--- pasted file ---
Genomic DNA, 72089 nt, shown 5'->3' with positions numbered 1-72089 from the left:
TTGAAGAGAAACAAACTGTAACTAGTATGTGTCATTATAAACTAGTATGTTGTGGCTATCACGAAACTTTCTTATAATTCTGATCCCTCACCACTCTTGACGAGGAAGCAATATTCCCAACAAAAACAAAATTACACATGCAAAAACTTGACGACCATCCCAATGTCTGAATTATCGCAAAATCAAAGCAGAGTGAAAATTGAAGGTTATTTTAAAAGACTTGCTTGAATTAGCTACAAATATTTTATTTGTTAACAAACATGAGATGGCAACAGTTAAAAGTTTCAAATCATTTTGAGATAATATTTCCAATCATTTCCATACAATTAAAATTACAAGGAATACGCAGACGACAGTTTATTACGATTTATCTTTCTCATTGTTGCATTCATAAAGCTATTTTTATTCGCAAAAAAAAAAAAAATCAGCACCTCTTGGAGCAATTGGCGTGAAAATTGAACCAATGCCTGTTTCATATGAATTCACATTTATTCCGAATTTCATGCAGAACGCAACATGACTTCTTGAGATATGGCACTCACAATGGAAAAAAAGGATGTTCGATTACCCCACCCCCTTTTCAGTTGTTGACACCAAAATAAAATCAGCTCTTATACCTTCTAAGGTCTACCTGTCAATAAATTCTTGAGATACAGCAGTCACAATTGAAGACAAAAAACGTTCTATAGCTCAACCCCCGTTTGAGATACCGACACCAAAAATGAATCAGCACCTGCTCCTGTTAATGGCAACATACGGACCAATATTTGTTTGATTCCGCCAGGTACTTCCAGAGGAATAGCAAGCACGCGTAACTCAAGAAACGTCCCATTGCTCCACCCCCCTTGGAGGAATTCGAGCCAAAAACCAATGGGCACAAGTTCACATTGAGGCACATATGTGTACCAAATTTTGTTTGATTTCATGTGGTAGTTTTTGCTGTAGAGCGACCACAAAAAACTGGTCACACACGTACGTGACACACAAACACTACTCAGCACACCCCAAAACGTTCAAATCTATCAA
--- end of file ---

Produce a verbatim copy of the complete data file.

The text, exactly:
Genomic DNA, 72089 nt, shown 5'->3' with positions numbered 1-72089 from the left:
TTGAAGAGAAACAAACTGTAACTAGTATGTGTCATTATAAACTAGTATGTTGTGGCTATCACGAAACTTTCTTATAATTCTGATCCCTCACCACTCTTGACGAGGAAGCAATATTCCCAACAAAAACAAAATTACACATGCAAAAACTTGACGACCATCCCAATGTCTGAATTATCGCAAAATCAAAGCAGAGTGAAAATTGAAGGTTATTTTAAAAGACTTGCTTGAATTAGCTACAAATATTTTATTTGTTAACAAACATGAGATGGCAACAGTTAAAAGTTTCAAATCATTTTGAGATAATATTTCCAATCATTTCCATACAATTAAAATTACAAGGAATACGCAGACGACAGTTTATTACGATTTATCTTTCTCATTGTTGCATTCATAAAGCTATTTTTATTCGCAAAAAAAAAAAAAATCAGCACCTCTTGGAGCAATTGGCGTGAAAATTGAACCAATGCCTGTTTCATATGAATTCACATTTATTCCGAATTTCATGCAGAACGCAACATGACTTCTTGAGATATGGCACTCACAATGGAAAAAAAGGATGTTCGATTACCCCACCCCCTTTTCAGTTGTTGACACCAAAATAAAATCAGCTCTTATACCTTCTAAGGTCTACCTGTCAATAAATTCTTGAGATACAGCAGTCACAATTGAAGACAAAAAACGTTCTATAGCTCAACCCCCGTTTGAGATACCGACACCAAAAATGAATCAGCACCTGCTCCTGTTAATGGCAACATACGGACCAATATTTGTTTGATTCCGCCAGGTACTTCCAGAGGAATAGCAAGCACGCGTAACTCAAGAAACGTCCCATTGCTCCACCCCCCTTGGAGGAATTCGAGCCAAAAACCAATGGGCACAAGTTCACATTGAGGCACATATGTGTACCAAATTTTGTTTGATTTCATGTGGTAGTTTTTGCTGTAGAGCGACCACAAAAAACTGGTCACACACGTACGTGACACACAAACACTACTCAGCACACCCCAAAACGTTCAAATCTATCAA